The opening scene of “The Social Network” is an unlikely one. Where most screenwriters would start their tale about the founder of Facebook with Mark Zuckerberg coding or frustratingly sending his friends an Evite over ICQ (or something), Aaron Sorkin opts for a breakup. It’s a terrific, witty, barbed, and very word heavy scene that tells us everything we need to know about the prickly personality of our protagonist in a few minutes. And it can be easy to forget what a feat of writing and directing the sequence is.
Chatting with THR as part of their interview series at Loyola Marymount University’s School of Film & TV, Sorkin shared his experience of working with producer Scott Rudin and director David Fincher — two of the toughest, most creatively driven guys in the business — on the movie. And he breaks down the impressive way that Fincher not only fought Sony to keep Sorkin’s dense script intact, but also save on the budget too. It’s a lengthy anecdote, but well worth the read:
David Fincher and Scott Rudin are very, very good at what they do. I believe that Scott Rudin is the best producer of plays and movies alive. I think he gives a lot of the dead producers a run for their money. But he is a demanding person, an exacting person. He may not speak to you the way you’d like to be spoken to. He’s a tough, tough man. So is David. David is a truly phenomenal artist, with no affect, no pretention at all, but with a great eye, and uncompromising.
At the beginning of the process of making a movie, the first battle you’re going to have is over the budget, right? The director is going to sit down with, it’s called a line producer, and they’re going to figure out as close as they can what the budget of the movie is going to be, by going through scene by scene, I’m going to need 100 extras here, I’m going to need a helicopter there, I need this kind of camera for this, this I don’t-you know, I want to shoot on the exact location. I don’t want to shoot in Pasadena, pretending it’s this place, that kind of thing. And they’ll come up with a budget for the movie, and the studio is doing the exact same thing with their in-house line producer. Those two numbers are going to be far apart, and there is a negotiation to find your way in the middle, unless you’re David Fincher, OK, who comes in and says $41 million. And the studio will say $30 million, and he’ll say, no, $41 million, and the studio is, like, $35 million. And he said listen, you think I’m negotiating with you. I’m telling you, the price of this movie is $41 million. That’s what it costs to make this movie. I don’t want to make the $40.5 million version of the movie. Now, some people might think you’re being a jerk. Find your way, figure out a way to make the movie you want to make for what’s somewhere in the middle. I don’t think that David is being a jerk.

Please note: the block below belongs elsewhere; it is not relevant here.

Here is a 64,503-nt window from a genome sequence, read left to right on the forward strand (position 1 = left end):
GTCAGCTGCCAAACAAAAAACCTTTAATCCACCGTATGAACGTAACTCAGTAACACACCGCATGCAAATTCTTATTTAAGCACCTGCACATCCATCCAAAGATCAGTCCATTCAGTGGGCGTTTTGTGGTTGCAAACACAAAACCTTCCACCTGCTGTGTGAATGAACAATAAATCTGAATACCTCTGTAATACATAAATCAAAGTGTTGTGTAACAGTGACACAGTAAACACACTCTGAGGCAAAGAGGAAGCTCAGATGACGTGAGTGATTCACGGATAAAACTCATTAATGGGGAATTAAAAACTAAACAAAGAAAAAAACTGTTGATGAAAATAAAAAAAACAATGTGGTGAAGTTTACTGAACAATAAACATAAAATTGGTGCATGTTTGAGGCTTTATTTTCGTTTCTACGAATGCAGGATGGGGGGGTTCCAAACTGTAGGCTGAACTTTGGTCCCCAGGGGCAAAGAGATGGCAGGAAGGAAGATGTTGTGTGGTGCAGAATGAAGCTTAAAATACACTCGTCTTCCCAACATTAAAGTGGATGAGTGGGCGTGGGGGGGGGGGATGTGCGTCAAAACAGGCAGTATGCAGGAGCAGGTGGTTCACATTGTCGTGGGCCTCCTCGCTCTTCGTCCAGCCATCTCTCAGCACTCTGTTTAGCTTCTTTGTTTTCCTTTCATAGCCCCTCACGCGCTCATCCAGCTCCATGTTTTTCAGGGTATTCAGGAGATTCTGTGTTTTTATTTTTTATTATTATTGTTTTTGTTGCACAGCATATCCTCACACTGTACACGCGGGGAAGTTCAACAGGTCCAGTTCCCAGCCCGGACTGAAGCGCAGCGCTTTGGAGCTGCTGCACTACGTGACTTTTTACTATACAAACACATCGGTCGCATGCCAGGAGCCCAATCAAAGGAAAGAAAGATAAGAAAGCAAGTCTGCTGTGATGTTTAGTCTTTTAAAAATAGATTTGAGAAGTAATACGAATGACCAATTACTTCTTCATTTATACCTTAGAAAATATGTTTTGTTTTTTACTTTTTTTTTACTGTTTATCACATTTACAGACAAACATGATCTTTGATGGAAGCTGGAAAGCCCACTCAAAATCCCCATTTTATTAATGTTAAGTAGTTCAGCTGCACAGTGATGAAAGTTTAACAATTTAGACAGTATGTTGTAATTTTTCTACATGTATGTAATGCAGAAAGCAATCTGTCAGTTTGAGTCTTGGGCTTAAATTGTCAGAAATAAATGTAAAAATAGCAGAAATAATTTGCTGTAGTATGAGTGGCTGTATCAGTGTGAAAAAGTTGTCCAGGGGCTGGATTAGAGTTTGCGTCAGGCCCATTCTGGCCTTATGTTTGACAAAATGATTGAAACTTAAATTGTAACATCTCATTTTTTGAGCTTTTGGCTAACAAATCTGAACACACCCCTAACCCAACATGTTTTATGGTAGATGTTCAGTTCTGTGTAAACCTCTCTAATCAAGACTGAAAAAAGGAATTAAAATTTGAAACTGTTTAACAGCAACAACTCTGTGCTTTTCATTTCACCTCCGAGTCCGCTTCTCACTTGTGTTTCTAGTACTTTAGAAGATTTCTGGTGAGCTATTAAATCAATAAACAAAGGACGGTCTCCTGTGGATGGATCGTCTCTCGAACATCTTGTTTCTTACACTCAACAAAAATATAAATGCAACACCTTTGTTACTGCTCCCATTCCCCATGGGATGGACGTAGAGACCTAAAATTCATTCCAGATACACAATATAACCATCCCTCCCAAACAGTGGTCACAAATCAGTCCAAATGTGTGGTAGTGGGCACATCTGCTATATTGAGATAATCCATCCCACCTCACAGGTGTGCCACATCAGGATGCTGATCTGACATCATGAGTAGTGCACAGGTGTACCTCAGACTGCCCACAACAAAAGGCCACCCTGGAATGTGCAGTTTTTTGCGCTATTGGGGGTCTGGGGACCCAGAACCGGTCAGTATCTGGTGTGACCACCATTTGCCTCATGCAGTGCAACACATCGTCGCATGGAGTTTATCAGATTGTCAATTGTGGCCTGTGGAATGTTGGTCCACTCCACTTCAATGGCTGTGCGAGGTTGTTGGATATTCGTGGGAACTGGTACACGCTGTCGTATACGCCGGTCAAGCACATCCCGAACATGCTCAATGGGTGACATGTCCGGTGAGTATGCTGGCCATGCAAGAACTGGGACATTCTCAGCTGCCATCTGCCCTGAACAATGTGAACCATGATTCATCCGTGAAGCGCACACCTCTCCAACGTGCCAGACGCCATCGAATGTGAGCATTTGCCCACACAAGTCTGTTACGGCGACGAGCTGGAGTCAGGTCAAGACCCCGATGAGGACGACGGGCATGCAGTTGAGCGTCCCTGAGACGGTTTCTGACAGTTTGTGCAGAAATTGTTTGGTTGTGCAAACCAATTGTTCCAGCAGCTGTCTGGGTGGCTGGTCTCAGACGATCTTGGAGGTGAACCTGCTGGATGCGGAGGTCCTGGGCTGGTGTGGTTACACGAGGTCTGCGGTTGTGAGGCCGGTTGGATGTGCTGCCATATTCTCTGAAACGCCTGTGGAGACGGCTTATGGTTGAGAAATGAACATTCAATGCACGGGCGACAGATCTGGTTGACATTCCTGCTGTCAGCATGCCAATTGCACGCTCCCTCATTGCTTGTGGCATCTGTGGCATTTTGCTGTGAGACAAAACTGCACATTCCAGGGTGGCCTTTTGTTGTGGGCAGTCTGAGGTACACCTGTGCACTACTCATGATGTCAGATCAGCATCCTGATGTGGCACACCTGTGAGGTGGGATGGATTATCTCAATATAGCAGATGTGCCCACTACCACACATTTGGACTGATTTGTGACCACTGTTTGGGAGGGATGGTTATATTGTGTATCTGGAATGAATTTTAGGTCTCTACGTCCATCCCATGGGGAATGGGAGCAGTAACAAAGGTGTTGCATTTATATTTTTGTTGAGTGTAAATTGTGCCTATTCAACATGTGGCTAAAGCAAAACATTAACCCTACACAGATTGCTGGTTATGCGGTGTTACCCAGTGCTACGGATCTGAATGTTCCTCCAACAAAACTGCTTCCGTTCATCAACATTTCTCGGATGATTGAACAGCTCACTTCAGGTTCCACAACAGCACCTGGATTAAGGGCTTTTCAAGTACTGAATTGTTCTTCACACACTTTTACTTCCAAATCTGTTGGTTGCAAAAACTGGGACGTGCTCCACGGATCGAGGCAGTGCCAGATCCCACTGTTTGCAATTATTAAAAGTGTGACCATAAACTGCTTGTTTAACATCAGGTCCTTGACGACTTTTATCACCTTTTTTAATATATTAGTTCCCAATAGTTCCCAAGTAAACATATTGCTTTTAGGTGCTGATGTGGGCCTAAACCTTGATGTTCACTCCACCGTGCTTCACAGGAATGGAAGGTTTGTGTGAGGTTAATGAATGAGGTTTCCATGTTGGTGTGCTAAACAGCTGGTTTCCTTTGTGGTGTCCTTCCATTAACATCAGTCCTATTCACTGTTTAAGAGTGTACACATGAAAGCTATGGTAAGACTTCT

I absolutely loved working with him. An average screenplay is about 120 pages long. My screenplays have higher page counts because there’s more dialogue and less action and just, by the rules of screenplay format, dialogue takes up more room on the page and less time on the screen than action, which takes up more room on the page — I’m sorry, which takes up less room on the page and more time on the screen. So the average screenplay is about 120 pages. A Few Good Men was about 140 pages. The Social Network was 178 pages, and the studio said, OK, the first thing you’ve got to do is figure out a way to cut 30 pages from this. And David said, I don’t think so. I think this is a two hour movie, and he came over to my house with his iPhone set on stopwatch mode, and he said, “I want you to read the entire script out loud for me, at the pace you heard it in your head when you were writing it, and I’m going to write down the timing of each scene.” So that opening scene that you’ve been very complimentary about, with Jesse Eisenberg and Rooney Mara. If I read it and it was seven minutes and 22 seconds, then in rehearsal, and David demanded part of what was baked into the budget was rehearsal time, and part of what wasn’t baked into the budget, I remember David saying to them, “Well, I can cut $125,000 out of your budget right away, because we’re not doing any test screenings.” That’s the kind of thing. And I just thought David, Scott, these are the bullies I want to be with. You know, they’re great when they’re on your team. And anyway, in rehearsal, Jesse and Rooney would rehearse the scene, David would say great, and he would give them a couple of notes, and always end with, “But this scene is seven minutes and 22 seconds long, and you’re doing it at seven minutes and 40 seconds. So I don’t care how, but you’re going to have to talk faster somewhere, because I promise you, this scene plays best at seven minutes and 22 seconds.”
Thats a pretty great tastes of what the process was like behind-the-scenes with Fincher and co. as they pulled “The Social Network” together, and below, you can see the result of their efforts.